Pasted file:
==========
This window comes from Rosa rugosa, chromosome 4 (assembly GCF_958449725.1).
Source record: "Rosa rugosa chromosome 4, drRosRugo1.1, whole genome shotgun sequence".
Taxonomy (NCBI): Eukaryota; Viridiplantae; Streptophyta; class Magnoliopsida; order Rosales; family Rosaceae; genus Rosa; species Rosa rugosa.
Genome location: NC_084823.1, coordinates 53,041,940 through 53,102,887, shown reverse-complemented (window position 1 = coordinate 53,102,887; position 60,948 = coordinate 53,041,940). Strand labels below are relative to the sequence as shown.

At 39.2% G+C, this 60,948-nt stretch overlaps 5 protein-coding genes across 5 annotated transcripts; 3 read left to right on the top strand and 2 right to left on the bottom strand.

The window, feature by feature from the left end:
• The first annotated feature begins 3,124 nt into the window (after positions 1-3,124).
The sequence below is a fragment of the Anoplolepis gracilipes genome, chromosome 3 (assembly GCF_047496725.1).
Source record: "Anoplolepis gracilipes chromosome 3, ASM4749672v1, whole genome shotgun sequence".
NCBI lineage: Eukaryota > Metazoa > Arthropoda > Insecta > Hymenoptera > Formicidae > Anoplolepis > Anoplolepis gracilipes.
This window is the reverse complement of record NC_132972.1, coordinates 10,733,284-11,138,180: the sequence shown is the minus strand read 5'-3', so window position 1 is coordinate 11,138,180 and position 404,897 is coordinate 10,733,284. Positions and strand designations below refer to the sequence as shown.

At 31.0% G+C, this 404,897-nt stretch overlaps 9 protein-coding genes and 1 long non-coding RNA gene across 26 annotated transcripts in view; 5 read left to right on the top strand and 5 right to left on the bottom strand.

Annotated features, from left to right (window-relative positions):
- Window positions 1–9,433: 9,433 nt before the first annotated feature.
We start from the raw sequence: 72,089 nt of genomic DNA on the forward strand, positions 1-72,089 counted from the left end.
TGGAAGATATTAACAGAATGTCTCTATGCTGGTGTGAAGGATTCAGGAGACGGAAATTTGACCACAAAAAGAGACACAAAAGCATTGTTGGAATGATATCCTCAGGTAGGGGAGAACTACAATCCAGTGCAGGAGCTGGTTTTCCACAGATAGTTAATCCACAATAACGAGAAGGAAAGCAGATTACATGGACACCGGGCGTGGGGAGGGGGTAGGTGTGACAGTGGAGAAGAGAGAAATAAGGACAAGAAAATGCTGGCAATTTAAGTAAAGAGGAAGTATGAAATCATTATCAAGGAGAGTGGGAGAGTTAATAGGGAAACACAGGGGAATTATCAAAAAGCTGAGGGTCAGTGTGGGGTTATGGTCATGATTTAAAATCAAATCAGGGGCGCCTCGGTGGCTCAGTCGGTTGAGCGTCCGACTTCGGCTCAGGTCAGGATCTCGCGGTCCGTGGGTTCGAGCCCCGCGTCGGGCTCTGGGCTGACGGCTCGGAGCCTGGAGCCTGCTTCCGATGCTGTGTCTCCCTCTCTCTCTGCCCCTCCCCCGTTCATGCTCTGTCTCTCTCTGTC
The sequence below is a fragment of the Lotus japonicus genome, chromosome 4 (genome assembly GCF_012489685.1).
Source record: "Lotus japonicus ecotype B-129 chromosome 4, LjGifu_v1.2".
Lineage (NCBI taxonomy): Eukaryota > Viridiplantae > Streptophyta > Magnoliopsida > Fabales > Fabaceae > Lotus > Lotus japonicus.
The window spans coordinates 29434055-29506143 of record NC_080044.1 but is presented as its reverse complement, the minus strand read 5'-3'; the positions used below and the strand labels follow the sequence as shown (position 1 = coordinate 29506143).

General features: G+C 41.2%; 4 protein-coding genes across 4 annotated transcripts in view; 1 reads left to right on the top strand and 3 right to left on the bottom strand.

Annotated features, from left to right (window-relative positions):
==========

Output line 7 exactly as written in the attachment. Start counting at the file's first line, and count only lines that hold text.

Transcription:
• The first annotated feature begins 3,124 nt into the window (after positions 1-3,124).